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If ever India dominated a whole day of a Test match on foreign soil, it was on Day Three of the first Test against South Africa in Johannesburg. The bowlers wrapped up the South African innings quickly on Friday and then the batsmen took the game away from the home side. Cheteshwar Pujara and Virat Kohli were the undoubted stars for India on a good day for them. Shrikant Shankar has more…
How often do we see the world’s No 1 Test side being outplayed in their own backyard in a day’s play? Not very often. India’s young brigade did exactly that on Day Three of the first Test against South Africa in Johannesburg. South Africa began the day with the score reading 213 for six in response to India’s 280 all out. Vernon Philander immediately got to his half-century and the home side would have been looking at overturning the deficit.
But Ishant Sharma and Zaheer Khan did not let that to happen and cleaned up the South African lower-order and tail quite quickly. South Africa were bowled out for 244. Both Ishant and Zaheer finished with four wickets each. To get a 36-run lead after the first innings, India had done extremely well. The job then shifted to the batsmen in the second innings to put up a good total. South Africa’s famed pace bowling attack would have been relishing the opportunity to take some quick wickets and induce panic amongst the Indian batsmen.
They began very well and India’s initial runs were limited to only singles and the occasional double. The boundaries were kept at bay for large parts. But there was no pressure on India to score quickly with more than two-and-a-half days still left to play in the Test. However, Philander struck to dismiss Shikhar Dhawan for 15 before lunch. The wicket was his 100th in Test cricket. It was a historic one as well, as he became the fastest South African bowler to reach the milestone. He was also the eighth fastest in Test history.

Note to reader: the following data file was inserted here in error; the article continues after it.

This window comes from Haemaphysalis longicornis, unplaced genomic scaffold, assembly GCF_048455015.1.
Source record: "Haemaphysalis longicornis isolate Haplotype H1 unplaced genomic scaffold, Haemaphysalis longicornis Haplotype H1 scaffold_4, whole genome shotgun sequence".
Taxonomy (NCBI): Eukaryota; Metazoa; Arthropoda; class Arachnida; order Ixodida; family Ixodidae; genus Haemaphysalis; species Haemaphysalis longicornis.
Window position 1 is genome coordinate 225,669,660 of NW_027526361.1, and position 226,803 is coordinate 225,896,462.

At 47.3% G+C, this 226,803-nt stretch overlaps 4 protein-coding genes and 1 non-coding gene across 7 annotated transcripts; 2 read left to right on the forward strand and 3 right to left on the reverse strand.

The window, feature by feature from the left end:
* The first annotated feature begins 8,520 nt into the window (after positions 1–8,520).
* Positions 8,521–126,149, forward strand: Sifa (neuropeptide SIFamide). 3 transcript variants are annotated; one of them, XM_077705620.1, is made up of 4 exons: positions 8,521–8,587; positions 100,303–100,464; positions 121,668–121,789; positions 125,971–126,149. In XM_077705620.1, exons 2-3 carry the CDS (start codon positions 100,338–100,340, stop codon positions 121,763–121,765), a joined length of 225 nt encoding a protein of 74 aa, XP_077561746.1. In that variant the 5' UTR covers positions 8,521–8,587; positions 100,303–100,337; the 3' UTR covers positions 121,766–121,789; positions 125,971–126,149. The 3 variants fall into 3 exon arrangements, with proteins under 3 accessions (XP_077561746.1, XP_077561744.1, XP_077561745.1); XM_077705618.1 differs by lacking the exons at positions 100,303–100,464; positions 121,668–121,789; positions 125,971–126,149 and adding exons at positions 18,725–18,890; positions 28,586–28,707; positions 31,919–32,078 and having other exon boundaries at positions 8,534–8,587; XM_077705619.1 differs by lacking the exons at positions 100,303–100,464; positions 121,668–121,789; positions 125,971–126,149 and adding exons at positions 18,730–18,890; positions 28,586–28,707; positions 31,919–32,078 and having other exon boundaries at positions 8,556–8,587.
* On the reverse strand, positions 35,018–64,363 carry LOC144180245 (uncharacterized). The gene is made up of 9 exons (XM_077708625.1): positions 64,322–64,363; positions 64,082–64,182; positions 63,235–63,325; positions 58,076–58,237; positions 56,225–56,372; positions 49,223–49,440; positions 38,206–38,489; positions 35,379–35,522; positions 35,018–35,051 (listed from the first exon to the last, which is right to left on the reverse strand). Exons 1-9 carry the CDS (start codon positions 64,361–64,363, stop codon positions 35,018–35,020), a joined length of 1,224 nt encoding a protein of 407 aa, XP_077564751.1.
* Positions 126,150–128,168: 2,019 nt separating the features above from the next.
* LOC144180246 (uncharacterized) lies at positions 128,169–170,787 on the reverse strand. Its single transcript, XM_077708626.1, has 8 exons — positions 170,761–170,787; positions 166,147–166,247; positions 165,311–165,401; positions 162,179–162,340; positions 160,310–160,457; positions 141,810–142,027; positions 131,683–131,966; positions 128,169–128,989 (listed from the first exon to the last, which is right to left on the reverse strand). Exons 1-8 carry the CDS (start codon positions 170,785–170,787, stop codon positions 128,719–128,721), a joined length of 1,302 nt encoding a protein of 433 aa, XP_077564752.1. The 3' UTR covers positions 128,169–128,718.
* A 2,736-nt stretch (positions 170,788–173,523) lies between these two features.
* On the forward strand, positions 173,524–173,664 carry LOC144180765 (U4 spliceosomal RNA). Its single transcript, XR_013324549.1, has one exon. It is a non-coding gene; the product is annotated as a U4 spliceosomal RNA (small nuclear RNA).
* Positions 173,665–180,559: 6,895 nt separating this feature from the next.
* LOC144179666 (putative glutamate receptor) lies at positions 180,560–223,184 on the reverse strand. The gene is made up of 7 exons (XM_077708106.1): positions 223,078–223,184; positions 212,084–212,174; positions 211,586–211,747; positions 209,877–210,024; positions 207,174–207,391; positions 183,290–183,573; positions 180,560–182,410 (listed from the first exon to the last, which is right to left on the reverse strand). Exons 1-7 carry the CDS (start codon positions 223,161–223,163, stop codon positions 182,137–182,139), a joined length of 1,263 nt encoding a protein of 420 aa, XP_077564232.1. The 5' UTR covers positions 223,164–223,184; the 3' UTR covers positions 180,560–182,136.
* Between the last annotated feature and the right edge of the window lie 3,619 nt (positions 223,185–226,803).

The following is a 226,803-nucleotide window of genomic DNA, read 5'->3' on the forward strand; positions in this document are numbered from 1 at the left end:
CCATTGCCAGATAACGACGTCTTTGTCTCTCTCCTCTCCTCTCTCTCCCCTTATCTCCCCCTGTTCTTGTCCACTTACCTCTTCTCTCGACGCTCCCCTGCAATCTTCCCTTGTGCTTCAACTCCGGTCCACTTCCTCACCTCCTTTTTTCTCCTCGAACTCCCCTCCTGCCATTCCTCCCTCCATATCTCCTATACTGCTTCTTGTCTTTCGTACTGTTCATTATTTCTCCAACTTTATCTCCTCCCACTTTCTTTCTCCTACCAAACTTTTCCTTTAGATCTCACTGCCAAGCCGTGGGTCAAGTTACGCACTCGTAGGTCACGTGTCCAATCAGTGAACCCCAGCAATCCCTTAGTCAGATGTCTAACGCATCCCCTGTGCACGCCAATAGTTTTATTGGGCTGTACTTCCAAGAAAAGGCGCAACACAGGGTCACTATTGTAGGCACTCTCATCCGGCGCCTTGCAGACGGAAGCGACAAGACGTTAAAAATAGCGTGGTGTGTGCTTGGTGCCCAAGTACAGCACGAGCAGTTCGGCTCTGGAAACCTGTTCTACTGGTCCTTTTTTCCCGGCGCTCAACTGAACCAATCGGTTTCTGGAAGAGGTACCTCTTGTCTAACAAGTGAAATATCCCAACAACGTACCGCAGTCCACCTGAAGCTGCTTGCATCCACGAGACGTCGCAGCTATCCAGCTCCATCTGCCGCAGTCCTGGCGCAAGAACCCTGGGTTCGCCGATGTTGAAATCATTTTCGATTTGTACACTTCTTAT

Jacques Kallis played his part by taking a good diving catch at second slip after Dhawan had edged a length delivery. In doing so, Kallis took his 199th catch in Test cricket. But soon, South Africa’s day was to get grimmer. Morne Morkel’s foot got stuck in the turf near the boundary while fielding and he tore a ligament in his ankle. He had to come off the field and played no part in the day’s proceedings. He had bowled only two overs by then. By the end of the day, it was clear that the tall right-arm fast bowler would play no more part in the ongoing Test. Whether he bats in South Africa’s second innings is yet to be seen.
Murali Vijay and Cheteshwar Pujara were going strong and added 70 runs for the second wicket. Just as Vijay seemed to settle in properly, he feathered a leg-side delivery from Kallis to AB de Villiers behind the wickets. Then came in Virat Kohli and just one over before tea, it was clear who was bossing the match. Graeme Smith handed the ball to AB de Villiers of all people to try and get a much-needed breakthrough. De Villiers bowled an over of his right-arm mediums and gave away five runs. Hashim Amla took over the gloves and kept behind the wickets. India entered tea with a lead of 145. This showed that Smith did not trust leg-spinner — Imran Tahir.